77 Guidelines for Salary Surveys Make or buy?How many firms to includePrice fixing issuesWhat jobs to surveyWhat data to collectHow to surveyDo we run our own survey or buy one? For national data, we may need to buy the survey from a consultant with the reputation to survey on a national basis. Some firms may be reluctant to respond to your survey, but will participate in third-party survey. However, you do get more control with own survey. Purchasing a survey means you get what they want to report. So, in the long run, conducting your own survey takes more time, but may be less expensive. Finally, odd jobs or unusual jobs may not be available commerciallyHow many firms to include: Include fewer firms if you are a major employer and make the market; you have less need for external data. Note, too, that commercial surveys often include several hundred firms, but they make money by getting participants and selling them surveys.Price fixing issues: Under the Sherman Act, surveys can be viewed as a conspiracy in restraint of trade. Having a third party conduct the survey protects you, but, as discussed above, you lose control.What jobs to survey: First, survey your benchmark jobs. These are jobs with well-known and stable content, stable pricing, and stable supply/demand. Benchmark jobs are called that because they are used to represent the entire pay structure, and they represent the majority of covered positions. You may also want to survey market sensitive jobs.What information to collect? Obviously, you want basic company information, for comparability, and weighting of results. Try to find out how closely the surveyed jobs match your jobs. For each job, ask for the salary range and the actual pay (individuals, range or average). Other useful information includes other forms of compensation (shift differential, incentives, etc.) and benefits.How to survey: Mail surveys are the cheapest, but you have the response problem, and the information may not be as accurate. For accuracy, fact-to-face interviews are the best, but are very time consuming. A compromise might be phone verification of mail data or, as is done by the Department of Labor, mail surveys with confirmatory interviews every second or third year.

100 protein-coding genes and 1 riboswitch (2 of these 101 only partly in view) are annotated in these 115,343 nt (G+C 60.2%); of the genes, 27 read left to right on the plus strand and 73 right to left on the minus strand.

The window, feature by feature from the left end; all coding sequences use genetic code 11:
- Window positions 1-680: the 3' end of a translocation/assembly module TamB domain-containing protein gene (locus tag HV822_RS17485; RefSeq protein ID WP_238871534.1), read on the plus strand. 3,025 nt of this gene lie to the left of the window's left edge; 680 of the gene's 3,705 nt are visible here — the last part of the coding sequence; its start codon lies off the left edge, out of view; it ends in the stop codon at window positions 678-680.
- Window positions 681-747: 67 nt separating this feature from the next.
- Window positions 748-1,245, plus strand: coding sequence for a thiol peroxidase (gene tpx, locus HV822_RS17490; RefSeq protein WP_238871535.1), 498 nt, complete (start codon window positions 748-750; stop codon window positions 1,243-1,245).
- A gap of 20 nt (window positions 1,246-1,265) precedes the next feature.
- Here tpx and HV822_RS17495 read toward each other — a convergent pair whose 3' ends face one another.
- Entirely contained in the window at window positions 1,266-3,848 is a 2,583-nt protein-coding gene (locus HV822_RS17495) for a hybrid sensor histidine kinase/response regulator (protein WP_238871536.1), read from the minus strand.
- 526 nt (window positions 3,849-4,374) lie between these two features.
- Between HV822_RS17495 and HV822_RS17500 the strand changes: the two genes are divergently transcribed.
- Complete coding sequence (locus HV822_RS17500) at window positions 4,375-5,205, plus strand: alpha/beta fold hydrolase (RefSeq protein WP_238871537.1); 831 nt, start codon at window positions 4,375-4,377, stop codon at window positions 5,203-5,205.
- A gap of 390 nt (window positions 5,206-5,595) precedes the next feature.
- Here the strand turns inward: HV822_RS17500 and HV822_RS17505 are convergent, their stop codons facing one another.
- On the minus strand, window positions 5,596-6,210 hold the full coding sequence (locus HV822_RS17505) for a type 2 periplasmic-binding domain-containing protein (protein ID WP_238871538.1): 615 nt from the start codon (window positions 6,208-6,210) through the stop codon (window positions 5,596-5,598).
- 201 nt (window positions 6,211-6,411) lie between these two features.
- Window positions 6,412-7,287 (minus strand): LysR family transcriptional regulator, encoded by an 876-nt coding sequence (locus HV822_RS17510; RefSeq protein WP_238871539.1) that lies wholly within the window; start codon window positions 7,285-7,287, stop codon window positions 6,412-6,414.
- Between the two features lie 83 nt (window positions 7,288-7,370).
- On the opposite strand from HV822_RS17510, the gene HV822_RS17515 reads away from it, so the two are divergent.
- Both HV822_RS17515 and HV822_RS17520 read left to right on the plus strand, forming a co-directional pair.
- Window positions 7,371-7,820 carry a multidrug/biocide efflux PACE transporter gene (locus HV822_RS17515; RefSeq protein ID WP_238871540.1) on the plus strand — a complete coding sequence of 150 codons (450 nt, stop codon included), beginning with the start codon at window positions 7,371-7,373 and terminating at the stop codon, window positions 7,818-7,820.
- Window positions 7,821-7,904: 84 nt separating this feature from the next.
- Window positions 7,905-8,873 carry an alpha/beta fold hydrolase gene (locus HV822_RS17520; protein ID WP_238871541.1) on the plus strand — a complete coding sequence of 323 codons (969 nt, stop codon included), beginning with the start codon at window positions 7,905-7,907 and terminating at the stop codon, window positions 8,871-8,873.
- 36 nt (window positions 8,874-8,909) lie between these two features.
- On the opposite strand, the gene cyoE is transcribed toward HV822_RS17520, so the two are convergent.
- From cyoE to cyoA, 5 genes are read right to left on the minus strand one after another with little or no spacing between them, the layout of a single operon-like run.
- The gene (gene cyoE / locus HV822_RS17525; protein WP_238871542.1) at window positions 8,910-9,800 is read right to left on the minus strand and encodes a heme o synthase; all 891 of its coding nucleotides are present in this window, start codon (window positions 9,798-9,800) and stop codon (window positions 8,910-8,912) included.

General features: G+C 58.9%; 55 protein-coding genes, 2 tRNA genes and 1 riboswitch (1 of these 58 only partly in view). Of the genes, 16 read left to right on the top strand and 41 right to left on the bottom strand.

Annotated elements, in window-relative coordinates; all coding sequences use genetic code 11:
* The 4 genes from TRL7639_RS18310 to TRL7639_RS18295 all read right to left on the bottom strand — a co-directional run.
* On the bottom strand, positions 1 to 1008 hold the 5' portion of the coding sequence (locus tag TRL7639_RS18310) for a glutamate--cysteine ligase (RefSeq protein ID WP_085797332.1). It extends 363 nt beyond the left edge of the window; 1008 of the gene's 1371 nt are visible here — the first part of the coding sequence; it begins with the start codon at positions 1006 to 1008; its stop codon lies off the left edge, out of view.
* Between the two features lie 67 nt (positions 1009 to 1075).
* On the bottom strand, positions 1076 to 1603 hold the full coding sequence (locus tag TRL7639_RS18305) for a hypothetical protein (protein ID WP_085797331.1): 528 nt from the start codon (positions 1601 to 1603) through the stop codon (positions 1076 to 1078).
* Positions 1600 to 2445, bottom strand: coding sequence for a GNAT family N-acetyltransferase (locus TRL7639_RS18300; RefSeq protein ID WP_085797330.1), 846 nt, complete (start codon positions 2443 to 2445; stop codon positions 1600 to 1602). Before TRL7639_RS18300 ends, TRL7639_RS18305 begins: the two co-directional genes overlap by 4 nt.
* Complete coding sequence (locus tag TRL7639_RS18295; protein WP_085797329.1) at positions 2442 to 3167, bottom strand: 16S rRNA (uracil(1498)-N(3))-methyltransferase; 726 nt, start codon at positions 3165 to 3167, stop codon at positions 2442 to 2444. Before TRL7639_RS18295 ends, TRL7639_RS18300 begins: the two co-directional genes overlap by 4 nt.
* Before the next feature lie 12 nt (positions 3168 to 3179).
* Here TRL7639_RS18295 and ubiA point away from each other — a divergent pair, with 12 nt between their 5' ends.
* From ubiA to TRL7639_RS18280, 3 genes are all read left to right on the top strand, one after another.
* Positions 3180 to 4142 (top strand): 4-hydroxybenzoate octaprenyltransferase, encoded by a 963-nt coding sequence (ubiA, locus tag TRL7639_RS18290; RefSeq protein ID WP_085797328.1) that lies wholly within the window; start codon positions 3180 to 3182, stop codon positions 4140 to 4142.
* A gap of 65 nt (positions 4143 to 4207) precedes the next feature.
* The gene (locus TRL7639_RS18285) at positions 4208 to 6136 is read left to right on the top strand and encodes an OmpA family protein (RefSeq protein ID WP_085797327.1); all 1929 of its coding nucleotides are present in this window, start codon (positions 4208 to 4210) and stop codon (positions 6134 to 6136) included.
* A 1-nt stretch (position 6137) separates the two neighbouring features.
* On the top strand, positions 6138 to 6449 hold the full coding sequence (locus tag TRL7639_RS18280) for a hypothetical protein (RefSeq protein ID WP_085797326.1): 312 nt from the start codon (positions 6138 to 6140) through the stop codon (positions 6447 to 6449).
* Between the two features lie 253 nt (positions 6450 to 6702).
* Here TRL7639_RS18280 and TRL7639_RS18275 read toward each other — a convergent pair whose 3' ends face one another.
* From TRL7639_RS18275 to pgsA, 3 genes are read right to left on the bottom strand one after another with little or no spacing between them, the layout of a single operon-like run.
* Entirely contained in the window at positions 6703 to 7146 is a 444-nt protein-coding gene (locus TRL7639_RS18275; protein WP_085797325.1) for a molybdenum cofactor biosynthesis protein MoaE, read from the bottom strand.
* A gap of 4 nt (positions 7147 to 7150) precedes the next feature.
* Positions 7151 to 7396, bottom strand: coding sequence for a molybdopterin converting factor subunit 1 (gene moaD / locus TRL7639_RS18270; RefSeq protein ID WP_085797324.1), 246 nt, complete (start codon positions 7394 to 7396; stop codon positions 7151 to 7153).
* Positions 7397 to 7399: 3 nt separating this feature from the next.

78 Putting it Together: The Pay Regression Line Job evaluation (internal equity) gives us relative value of jobs within the organizationSalary surveys (external equity) gives us value of selected jobs outside the organization
80 Contingent pay covers the various methods of providing additional rewards for individuals or teams
81 Types of contingent pay Contingent pay for individualsService related pay: provides fixed increments which are usually paid annually to people on the basis of continued service either in a job or in a gradeCompetence related pay: Links pay to an assessment of competence achievedContribution related pay: Links pay both to performance as measured by results and competenceSkill based pay: Which provides additional payments that reflect the level of skill attained
82 Types of contingent pay contd. Contingent pay for teamsPayments to members of a formally established team or the provision of other forms of non-financial reward which are linked to the performance of that team. The rewards are shared by the team members in accordance with a published formula.Contingent pay based on organizational performance:Profits sharing: Provides a cash payment related to the level of profitsProfit related pay:Provides for a proportion of pay to go up or down in line with profitsGain sharing :Shares gains in terms of added value or some other measure between the company and its employees , and includes various forms of its involvement